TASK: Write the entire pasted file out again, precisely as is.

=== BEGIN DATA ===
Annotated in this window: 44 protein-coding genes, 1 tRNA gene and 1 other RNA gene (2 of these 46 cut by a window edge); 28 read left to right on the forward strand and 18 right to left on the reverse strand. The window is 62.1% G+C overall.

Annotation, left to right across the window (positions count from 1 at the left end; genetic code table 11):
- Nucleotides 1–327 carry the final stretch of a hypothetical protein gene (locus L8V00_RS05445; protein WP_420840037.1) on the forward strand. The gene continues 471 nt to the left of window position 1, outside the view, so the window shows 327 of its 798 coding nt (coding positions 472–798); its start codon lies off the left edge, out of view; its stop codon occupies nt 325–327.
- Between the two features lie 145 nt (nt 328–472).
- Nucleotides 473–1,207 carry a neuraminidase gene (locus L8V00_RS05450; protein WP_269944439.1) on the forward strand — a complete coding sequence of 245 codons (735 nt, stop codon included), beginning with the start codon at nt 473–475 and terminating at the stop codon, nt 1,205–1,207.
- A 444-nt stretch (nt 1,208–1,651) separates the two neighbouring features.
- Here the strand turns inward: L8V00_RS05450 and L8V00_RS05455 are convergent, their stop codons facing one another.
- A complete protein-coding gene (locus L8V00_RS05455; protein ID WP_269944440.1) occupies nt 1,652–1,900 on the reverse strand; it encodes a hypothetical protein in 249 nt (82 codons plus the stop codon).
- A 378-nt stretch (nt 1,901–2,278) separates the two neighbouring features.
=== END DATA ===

Annotated in this window: 44 protein-coding genes, 1 tRNA gene and 1 other RNA gene (2 of these 46 cut by a window edge); 28 read left to right on the forward strand and 18 right to left on the reverse strand. The window is 62.1% G+C overall.

Annotation, left to right across the window (positions count from 1 at the left end; genetic code table 11):
- Nucleotides 1–327 carry the final stretch of a hypothetical protein gene (locus L8V00_RS05445; protein WP_420840037.1) on the forward strand. The gene continues 471 nt to the left of window position 1, outside the view, so the window shows 327 of its 798 coding nt (coding positions 472–798); its start codon lies off the left edge, out of view; its stop codon occupies nt 325–327.
- Between the two features lie 145 nt (nt 328–472).
- Nucleotides 473–1,207 carry a neuraminidase gene (locus L8V00_RS05450; protein WP_269944439.1) on the forward strand — a complete coding sequence of 245 codons (735 nt, stop codon included), beginning with the start codon at nt 473–475 and terminating at the stop codon, nt 1,205–1,207.
- A 444-nt stretch (nt 1,208–1,651) separates the two neighbouring features.
- Here the strand turns inward: L8V00_RS05450 and L8V00_RS05455 are convergent, their stop codons facing one another.
- A complete protein-coding gene (locus L8V00_RS05455; protein ID WP_269944440.1) occupies nt 1,652–1,900 on the reverse strand; it encodes a hypothetical protein in 249 nt (82 codons plus the stop codon).
- A 378-nt stretch (nt 1,901–2,278) separates the two neighbouring features.